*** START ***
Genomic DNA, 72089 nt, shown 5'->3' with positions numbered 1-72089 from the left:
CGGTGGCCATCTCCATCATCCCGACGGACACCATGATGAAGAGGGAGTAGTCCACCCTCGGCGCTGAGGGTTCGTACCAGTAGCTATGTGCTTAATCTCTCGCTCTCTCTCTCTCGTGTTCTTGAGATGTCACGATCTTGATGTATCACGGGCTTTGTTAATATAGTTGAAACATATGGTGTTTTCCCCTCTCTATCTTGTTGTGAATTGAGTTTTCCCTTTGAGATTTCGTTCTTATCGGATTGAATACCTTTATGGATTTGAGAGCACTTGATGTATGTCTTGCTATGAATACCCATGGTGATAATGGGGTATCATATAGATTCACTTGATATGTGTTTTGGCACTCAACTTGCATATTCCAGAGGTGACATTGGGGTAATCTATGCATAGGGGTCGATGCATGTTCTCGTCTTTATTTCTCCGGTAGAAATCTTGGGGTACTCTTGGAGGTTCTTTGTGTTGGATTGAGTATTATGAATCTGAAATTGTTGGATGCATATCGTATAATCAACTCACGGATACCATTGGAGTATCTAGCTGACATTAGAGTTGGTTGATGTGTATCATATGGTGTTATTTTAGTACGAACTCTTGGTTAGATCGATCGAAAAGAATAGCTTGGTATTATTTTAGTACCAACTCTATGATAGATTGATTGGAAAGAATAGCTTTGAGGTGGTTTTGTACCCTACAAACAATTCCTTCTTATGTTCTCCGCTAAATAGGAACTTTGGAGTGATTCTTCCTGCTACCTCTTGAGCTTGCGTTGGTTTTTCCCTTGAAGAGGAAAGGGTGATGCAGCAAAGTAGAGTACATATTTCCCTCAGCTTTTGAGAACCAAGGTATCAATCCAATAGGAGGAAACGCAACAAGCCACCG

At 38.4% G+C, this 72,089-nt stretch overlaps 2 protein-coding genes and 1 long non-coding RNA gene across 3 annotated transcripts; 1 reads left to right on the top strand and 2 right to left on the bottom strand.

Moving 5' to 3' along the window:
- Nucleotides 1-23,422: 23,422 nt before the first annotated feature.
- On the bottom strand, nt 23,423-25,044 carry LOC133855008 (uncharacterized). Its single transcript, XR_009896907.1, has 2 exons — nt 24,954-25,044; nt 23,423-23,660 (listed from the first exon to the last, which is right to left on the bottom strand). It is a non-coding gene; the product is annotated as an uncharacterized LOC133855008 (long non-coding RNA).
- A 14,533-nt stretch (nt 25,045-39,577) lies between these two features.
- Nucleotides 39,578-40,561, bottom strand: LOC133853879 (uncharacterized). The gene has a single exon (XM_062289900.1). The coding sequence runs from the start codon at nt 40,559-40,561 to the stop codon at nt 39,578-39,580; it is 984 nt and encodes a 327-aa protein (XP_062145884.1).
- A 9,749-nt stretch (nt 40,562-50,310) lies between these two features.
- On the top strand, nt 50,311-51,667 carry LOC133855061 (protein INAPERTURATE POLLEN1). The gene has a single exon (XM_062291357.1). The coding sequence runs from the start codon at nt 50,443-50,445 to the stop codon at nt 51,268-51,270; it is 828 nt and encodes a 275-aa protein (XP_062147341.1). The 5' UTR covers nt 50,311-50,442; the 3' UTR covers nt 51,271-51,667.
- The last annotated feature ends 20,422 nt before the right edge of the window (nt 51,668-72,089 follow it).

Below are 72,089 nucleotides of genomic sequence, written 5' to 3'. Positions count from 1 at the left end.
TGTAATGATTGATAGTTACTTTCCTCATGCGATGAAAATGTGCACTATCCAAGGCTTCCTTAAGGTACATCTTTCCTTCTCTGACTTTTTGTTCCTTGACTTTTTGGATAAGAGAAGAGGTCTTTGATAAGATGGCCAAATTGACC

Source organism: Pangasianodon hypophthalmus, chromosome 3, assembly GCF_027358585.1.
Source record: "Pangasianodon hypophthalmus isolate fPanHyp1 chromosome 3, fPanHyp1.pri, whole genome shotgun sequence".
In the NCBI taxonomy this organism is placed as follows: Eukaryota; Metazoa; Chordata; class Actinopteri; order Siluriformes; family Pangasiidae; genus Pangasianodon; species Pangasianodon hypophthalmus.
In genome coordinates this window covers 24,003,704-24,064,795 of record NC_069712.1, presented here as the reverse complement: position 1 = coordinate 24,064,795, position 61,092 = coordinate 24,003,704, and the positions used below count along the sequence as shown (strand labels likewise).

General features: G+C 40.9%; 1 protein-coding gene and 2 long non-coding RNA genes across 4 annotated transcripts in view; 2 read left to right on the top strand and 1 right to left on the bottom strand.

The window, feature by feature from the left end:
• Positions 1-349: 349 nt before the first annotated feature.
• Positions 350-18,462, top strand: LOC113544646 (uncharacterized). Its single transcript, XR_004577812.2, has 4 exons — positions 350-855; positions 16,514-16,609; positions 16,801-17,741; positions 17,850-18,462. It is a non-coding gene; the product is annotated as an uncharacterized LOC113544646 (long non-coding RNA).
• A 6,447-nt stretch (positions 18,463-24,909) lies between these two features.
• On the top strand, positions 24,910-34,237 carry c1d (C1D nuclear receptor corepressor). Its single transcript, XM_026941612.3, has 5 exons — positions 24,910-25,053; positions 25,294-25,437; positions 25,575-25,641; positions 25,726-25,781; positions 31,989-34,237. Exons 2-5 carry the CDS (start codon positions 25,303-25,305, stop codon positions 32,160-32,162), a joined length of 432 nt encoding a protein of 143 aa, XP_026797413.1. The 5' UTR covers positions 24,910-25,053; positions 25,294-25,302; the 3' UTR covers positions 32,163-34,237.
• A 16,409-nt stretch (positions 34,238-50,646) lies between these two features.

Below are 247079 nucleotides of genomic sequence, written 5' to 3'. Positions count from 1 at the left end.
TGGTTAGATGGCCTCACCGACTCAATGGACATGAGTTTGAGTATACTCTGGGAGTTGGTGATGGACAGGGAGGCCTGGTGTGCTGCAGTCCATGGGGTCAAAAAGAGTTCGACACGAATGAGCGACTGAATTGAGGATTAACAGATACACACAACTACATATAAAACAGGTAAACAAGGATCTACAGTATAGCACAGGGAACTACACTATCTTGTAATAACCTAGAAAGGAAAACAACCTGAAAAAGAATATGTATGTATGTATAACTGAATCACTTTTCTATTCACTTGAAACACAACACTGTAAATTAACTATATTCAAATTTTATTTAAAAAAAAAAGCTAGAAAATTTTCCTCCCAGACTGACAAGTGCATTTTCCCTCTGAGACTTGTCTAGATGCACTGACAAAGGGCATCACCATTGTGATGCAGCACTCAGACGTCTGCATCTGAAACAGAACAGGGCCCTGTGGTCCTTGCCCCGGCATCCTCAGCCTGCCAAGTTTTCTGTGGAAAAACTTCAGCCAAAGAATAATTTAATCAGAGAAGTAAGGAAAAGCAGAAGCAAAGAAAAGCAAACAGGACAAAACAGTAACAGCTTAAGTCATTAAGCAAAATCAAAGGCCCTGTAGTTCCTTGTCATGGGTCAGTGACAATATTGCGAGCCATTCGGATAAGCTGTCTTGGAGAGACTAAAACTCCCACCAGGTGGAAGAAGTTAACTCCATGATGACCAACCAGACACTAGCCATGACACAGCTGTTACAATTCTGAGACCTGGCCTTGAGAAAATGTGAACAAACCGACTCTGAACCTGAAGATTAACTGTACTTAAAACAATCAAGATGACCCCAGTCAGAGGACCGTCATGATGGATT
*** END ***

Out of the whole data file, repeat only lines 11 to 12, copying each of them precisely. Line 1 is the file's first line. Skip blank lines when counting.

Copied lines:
- The last annotated feature ends 20,422 nt before the right edge of the window (nt 51,668-72,089 follow it).

Below are 72,089 nucleotides of genomic sequence, written 5' to 3'. Positions count from 1 at the left end.